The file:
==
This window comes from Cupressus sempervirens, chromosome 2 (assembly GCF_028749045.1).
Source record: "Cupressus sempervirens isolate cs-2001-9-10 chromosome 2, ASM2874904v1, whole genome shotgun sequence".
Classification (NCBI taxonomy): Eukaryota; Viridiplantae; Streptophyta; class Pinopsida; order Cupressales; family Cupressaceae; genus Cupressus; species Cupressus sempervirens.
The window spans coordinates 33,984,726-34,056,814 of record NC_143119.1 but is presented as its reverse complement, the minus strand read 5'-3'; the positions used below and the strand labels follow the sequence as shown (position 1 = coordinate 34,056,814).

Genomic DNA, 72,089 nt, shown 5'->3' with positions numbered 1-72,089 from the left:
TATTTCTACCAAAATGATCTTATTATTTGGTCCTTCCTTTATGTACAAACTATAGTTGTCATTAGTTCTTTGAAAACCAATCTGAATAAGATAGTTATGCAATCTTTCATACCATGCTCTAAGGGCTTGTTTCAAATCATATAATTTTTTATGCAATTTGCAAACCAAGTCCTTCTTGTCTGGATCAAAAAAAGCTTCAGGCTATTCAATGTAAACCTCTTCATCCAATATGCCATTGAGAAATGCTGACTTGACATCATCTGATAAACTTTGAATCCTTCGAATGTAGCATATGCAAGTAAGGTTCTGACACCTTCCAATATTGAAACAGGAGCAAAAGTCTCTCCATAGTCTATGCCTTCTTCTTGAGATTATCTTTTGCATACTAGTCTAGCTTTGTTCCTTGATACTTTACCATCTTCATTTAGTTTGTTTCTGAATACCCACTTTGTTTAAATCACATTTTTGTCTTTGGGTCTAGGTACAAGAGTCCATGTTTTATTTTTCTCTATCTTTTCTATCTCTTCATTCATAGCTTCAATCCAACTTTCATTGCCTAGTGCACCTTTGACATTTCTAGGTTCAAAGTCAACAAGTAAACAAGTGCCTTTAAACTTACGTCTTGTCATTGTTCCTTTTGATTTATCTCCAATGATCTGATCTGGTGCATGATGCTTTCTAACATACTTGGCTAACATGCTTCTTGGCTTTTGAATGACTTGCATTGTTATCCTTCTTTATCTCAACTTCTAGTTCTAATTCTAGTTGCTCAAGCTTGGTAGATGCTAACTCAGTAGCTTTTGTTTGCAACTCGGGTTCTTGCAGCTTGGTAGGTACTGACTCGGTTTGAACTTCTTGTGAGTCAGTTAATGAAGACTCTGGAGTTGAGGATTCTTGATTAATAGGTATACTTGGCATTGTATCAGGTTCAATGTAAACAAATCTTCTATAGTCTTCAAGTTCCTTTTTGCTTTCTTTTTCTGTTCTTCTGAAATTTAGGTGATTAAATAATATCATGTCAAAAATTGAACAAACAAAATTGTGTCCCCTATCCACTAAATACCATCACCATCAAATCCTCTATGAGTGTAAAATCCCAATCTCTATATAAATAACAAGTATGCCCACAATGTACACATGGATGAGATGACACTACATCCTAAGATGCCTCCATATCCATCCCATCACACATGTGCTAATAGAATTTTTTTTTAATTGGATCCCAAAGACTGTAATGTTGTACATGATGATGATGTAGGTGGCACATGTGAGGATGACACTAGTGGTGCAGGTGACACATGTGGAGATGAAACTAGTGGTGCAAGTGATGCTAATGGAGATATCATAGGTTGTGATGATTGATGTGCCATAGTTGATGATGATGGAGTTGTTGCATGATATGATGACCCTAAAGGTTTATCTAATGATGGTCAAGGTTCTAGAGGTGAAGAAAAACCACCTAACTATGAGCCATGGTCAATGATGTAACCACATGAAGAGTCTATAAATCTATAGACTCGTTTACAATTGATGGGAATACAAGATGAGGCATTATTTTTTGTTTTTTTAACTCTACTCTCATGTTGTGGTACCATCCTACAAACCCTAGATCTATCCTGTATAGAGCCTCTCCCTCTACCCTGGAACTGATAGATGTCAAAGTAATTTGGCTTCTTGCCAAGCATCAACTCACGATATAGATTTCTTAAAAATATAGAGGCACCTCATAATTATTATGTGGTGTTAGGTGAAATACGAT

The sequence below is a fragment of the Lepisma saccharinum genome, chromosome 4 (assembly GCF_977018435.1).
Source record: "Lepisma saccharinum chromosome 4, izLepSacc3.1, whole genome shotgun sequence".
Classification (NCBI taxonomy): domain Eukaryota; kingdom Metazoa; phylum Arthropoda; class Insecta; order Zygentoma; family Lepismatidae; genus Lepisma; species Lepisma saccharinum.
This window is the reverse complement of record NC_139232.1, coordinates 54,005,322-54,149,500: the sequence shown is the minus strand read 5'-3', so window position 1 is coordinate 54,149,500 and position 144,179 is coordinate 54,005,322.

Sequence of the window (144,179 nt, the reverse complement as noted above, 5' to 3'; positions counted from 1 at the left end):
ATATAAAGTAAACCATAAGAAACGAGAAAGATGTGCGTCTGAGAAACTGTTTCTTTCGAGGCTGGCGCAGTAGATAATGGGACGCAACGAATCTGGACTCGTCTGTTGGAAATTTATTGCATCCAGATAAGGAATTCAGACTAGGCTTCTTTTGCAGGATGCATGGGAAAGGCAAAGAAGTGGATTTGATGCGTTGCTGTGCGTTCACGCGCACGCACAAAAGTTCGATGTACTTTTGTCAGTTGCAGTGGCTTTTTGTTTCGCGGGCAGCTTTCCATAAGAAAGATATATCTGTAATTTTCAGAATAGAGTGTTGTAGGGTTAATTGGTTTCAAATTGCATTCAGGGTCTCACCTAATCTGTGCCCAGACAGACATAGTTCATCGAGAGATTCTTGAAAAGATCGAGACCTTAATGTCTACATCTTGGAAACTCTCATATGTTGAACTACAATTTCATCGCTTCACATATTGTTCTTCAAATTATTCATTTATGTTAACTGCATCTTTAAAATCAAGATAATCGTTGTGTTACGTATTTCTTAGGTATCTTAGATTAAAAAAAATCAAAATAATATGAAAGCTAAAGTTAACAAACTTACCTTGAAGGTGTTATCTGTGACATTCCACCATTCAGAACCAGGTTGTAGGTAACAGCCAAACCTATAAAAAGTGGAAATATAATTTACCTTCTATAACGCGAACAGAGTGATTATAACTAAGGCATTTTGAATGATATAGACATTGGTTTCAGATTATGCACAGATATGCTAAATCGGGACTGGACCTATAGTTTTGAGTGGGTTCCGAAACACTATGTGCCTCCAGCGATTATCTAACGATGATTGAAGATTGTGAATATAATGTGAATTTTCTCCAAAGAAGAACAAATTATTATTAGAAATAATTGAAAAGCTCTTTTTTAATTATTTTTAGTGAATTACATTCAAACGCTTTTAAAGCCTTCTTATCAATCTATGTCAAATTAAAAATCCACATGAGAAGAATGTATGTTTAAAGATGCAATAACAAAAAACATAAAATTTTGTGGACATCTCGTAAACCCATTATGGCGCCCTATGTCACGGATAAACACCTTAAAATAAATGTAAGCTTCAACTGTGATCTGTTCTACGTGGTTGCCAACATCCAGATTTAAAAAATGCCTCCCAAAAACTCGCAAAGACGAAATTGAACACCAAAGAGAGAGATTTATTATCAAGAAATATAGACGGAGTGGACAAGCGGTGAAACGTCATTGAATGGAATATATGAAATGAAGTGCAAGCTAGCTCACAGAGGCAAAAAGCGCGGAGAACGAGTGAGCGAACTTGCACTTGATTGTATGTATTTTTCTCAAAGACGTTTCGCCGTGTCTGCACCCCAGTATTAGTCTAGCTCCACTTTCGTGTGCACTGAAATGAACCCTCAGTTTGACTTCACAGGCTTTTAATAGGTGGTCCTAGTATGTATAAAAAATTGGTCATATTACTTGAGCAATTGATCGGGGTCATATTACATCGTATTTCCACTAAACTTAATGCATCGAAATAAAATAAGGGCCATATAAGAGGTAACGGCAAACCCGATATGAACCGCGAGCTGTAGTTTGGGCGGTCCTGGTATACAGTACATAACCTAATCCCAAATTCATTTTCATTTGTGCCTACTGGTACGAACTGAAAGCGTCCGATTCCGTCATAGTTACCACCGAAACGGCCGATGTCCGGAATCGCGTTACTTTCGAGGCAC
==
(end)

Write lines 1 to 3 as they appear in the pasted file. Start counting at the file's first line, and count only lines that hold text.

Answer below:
This window comes from Cupressus sempervirens, chromosome 2 (assembly GCF_028749045.1).
Source record: "Cupressus sempervirens isolate cs-2001-9-10 chromosome 2, ASM2874904v1, whole genome shotgun sequence".
Classification (NCBI taxonomy): Eukaryota; Viridiplantae; Streptophyta; class Pinopsida; order Cupressales; family Cupressaceae; genus Cupressus; species Cupressus sempervirens.